KS: I’ve always been a thick and plus-size girl for as long as I can remember. I wasn’t able to shop in the regular-sized stores like my friends were able to and when I went to the plus-sized stores, I didn’t see the fashions that I wanted to wear. I wanted to have the dope clothes just like my smaller-size friends did. So I literally created the answer for myself f- and for other women in my sector. Before then, I’d go into my father’s closet since his clothes fit me, and I’d sew this, add an applique to that or stitch up that. Truly, I was a designer before I even knew I was because I was 14 and 15 making women’s apparel out of my father’s clothing. And it was in 2016 that I launched the fashion line, Eleven60 – which the name is inspired by my mom because that’s her birth month and year. She’s always been a huge inspiration for me and especially in fashion because she’s also on the heavier side, but she always dressed fashion-forward for her age group. I wanted to give plus-size women – which is the average American size – exactly what the straight-size women have in terms of fashion so they can stand next to all of their friends and feel like they can be just as fashionable. We are in Macy’s, which is huge for not only a plus-size company but a faith-based company, so for that, we are so blessed.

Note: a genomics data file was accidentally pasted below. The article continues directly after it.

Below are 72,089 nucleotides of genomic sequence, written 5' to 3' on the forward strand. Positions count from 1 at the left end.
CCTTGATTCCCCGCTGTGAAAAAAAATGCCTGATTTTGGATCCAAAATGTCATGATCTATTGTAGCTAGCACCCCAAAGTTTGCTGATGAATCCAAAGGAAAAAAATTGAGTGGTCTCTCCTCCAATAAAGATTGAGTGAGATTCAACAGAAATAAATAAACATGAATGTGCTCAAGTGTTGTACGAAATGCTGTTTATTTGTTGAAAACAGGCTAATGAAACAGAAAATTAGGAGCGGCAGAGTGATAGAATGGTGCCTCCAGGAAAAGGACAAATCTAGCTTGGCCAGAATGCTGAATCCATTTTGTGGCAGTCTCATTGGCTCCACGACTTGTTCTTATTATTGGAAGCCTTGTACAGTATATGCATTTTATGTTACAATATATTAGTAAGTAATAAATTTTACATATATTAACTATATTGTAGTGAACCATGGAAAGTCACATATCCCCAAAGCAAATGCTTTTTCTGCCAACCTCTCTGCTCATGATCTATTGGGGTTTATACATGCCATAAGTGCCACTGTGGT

B: While Eleven60 is molding your own legacy, you are also a member of a famous family of gospel singers. As many “PKs” (preacher’s kids) know, there is a certain pressure that follows you regardless of how separated you are from the family “business”? How has that impacted your outlook and your success?